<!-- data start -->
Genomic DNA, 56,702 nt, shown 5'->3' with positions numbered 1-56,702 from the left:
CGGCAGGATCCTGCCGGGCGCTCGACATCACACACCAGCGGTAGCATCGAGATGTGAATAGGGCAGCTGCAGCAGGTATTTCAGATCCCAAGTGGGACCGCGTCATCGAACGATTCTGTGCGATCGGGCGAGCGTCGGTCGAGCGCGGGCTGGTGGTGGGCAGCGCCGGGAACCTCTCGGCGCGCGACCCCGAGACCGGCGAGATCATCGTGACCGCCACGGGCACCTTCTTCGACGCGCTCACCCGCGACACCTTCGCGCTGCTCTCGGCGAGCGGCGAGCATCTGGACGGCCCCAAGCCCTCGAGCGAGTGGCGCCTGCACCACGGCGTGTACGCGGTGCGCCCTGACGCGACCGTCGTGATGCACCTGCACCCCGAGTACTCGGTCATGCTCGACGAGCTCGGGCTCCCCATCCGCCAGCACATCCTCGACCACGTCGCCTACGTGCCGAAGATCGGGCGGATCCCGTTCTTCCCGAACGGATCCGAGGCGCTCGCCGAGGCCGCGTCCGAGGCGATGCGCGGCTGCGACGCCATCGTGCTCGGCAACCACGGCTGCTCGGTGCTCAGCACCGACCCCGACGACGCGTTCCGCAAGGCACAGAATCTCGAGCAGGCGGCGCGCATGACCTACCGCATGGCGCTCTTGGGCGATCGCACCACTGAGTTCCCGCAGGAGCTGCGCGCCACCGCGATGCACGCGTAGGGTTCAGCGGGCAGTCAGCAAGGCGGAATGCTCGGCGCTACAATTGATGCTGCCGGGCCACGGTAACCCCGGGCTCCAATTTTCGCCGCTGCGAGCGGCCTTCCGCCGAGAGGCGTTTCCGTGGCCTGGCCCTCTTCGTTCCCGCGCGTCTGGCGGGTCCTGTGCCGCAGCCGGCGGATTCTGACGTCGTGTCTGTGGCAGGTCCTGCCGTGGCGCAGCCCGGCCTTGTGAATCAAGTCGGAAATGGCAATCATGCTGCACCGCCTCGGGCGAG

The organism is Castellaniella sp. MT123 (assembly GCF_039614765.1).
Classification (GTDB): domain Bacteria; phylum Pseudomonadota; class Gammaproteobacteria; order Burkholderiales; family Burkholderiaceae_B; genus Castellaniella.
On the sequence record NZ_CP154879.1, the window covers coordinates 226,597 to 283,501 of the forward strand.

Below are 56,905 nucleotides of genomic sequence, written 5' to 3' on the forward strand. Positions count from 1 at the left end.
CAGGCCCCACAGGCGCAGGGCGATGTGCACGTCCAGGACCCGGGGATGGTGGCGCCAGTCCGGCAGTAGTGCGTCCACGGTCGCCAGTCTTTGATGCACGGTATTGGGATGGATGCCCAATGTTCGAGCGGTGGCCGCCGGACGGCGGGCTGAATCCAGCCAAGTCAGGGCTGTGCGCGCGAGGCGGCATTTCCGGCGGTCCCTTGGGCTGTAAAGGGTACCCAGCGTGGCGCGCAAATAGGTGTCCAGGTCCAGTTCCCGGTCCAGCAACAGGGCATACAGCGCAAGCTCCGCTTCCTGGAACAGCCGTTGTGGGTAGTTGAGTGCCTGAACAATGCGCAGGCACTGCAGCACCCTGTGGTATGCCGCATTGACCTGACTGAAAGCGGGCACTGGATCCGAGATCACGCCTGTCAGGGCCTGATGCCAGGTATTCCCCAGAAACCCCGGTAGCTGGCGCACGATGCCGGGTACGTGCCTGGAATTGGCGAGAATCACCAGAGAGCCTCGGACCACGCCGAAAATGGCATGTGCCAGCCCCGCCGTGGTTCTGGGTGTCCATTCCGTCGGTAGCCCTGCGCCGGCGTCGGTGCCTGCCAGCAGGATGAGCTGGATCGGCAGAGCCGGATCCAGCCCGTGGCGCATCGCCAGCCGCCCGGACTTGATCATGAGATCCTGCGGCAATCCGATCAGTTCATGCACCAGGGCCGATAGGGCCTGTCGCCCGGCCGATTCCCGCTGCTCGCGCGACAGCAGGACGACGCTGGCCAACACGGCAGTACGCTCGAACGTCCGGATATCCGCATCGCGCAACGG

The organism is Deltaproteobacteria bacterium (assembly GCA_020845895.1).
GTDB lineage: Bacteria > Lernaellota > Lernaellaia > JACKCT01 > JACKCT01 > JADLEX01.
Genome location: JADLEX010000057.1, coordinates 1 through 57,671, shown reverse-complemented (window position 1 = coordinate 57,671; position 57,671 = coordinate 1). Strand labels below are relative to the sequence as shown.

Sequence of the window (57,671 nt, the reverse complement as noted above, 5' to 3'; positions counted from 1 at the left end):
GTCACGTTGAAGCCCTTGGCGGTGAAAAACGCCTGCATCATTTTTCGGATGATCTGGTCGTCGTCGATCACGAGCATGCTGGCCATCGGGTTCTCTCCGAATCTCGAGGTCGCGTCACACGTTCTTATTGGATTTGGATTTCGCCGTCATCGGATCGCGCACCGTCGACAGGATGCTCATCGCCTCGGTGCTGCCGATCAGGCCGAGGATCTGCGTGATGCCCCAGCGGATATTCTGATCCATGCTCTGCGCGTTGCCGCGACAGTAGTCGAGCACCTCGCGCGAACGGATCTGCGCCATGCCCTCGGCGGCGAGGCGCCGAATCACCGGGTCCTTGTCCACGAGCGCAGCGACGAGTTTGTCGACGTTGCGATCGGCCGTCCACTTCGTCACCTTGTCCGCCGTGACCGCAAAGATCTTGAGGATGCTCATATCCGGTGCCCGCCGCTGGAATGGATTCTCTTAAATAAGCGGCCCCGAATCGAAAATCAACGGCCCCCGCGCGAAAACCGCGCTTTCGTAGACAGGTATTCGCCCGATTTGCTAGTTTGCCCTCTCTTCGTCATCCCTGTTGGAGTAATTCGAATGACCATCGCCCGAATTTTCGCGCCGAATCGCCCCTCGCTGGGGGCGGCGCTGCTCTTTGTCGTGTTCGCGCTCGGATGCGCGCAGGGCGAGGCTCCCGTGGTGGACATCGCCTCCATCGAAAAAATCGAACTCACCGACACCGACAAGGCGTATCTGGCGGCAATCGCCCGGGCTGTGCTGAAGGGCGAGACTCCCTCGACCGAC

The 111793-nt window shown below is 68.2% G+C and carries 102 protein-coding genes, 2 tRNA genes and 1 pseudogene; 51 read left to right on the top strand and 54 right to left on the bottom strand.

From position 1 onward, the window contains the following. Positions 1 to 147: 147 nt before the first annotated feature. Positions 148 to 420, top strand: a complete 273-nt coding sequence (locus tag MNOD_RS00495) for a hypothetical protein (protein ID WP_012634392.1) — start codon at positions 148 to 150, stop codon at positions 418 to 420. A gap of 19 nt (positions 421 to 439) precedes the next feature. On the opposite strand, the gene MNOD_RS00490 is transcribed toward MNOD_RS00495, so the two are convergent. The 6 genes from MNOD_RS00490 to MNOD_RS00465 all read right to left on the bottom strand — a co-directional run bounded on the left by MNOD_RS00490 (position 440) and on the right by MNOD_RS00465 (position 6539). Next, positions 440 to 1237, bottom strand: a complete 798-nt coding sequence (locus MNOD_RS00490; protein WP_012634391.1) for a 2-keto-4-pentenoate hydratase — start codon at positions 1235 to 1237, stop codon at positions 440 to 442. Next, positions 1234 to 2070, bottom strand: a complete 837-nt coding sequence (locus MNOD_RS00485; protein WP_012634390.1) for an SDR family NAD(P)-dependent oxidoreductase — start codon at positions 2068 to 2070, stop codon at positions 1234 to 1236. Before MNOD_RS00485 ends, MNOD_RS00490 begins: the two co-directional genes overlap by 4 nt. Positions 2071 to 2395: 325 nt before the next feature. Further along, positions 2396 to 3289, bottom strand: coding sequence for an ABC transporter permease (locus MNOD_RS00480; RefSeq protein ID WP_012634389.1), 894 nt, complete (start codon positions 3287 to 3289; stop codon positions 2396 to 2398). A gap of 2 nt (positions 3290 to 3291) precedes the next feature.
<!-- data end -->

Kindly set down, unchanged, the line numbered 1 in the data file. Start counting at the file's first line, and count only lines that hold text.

Genomic DNA, 56,702 nt, shown 5'->3' with positions numbered 1-56,702 from the left: